Mr. Zelensky, under mounting pressure at home from nationalists who accuse him of capitulating to Russia, arrived in Paris with limited room to maneuver and far fewer military or political resources to call on than Mr. Putin. His previous gestures of good will, notably the withdrawal of Ukrainian troops from the front line, have won no reciprocal steps by Russia or the rebels it supports in the regions of Donetsk and Luhansk.

His position was further weakened by the absence of strong support from the United States, something that Ukraine had previously relied on as it struggles to hold its own on the battlefield against Russian troops — which the Kremlin has insisted are not serving soldiers but merely Russians “on vacation” — as well as armed separatists supported by Moscow.

The United States was never been formally involved in shaping or enacting the Minsk agreement, but under President Barack Obama it played a central role in “lassoing the various sides,” said Alina Polyakova, a fellow in the Center on the United States and Europe at the Brookings Institution in Washington.

Mr. Trump has been besieged by impeachment hearings focused on his dealings with Ukraine — specifically, an American delay in delivering promised military aid and the withholding of a much-coveted White House meeting for Mr. Zelensky — and by criticism of repeated foreign policy shifts that favor Mr. Putin.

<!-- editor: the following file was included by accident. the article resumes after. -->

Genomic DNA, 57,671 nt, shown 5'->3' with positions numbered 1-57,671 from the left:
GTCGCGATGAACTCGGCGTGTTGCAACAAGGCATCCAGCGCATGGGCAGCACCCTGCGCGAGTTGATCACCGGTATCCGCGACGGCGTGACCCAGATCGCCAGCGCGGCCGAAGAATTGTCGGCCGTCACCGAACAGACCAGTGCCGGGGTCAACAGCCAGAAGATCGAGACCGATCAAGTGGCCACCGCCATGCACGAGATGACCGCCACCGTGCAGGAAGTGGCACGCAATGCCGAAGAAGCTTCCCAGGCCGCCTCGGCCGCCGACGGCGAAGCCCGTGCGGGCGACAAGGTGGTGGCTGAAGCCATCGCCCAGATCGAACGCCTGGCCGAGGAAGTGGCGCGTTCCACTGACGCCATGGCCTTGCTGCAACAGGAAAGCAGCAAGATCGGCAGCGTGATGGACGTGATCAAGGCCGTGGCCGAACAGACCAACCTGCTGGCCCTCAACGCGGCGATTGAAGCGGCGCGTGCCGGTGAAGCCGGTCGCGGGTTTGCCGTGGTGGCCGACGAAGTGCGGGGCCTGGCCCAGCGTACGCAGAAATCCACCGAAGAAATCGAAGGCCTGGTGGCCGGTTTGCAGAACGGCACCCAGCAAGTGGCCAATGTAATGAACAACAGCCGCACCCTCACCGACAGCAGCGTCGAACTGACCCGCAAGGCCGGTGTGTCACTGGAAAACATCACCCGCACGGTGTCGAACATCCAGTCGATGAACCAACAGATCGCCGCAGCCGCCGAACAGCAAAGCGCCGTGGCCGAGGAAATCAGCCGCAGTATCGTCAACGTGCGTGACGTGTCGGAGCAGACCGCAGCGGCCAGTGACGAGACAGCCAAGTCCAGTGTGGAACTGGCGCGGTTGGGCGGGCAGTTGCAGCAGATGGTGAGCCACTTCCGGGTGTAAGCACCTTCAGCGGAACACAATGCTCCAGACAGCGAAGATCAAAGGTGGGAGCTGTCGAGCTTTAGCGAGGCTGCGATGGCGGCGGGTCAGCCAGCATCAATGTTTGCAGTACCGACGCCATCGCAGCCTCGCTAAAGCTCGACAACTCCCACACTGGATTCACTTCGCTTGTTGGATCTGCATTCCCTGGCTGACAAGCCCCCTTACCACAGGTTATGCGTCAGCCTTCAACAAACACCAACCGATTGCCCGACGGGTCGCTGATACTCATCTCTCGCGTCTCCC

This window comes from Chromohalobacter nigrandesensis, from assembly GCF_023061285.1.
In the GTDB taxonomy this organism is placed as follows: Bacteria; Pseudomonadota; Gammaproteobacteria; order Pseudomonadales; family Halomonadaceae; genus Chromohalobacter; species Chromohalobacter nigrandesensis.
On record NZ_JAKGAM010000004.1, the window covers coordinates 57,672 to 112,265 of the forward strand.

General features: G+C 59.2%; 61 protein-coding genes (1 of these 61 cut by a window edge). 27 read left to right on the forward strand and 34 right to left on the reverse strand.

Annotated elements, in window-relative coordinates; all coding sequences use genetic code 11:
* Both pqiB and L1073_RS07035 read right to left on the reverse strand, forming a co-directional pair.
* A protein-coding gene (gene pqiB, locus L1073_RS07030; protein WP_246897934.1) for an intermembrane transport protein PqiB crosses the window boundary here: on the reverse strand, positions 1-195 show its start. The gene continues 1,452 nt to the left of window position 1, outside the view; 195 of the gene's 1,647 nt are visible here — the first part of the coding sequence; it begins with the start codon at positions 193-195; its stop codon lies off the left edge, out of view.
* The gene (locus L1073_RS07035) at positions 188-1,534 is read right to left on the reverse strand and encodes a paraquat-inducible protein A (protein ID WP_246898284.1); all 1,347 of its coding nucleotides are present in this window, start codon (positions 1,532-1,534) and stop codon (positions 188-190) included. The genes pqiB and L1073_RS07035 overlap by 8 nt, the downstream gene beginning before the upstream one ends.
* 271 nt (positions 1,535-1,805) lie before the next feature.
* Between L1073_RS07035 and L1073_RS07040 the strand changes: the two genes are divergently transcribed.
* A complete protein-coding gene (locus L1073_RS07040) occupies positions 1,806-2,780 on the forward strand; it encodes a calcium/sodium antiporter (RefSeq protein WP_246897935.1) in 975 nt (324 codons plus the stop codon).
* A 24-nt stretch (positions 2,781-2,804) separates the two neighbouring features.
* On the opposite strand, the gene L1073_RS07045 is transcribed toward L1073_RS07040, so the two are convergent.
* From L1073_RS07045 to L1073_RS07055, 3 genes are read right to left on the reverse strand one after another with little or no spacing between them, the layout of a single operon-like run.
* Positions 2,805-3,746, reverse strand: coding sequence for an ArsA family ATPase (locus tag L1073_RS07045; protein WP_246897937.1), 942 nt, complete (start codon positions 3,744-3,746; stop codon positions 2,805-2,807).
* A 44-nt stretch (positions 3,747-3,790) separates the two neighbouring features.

Perhaps as a result, the American president has shown little inclination to get involved in the nitty-gritty details of settling the war, telling Mr. Zelensky when they met in New York in September: “I really hope you and President Putin get together and can solve your problem.”

Many Trump administration officials who advocated supporting Ukraine in its struggle against Russia have resigned or been sidelined. The State Department’s special envoy for Ukraine and its point man for settling the conflict in the east, Kurt D. Volker, resigned in September.

What Ms. Polyakova described as “U.S. absenteeism” has left the task of mediating a settlement in Europe’s only active war in the hands of Angela Merkel, Germany’s lame-duck chancellor, and Mr. Marcon, who has in recent months tilted to a more conciliatory approach toward Russia.

As if to illustrate the imbalance between Russia and Ukraine, at the Élysée Palace, where each president was saluted on Monday by a French honor guard, Mr. Zelensky arrived first in a modest gray Renault minivan, followed by Mr. Putin in an Aurus, a massive, Russian-made armored limousine. Mr. Putin, as he often does, arrived late, but only by a few minutes.

Both leaders had much to gain from the meeting.

Mr. Putin desperately wants the West to lift sanctions imposed on Russia in 2014 over its annexation of Crimea and its sponsorship of the separatists. Mr. Zelensky, a political neophyte, won a landslide victory in Ukraine’s April presidential election on promises to end the fighting.

Mr. Zelensky also had much to lose, but unlike his predecessor, Petro O. Poroshenko, he avoided insulting Mr. Putin, whose relations with Ukraine’s previous president were so poisonous the two leaders stopped talking.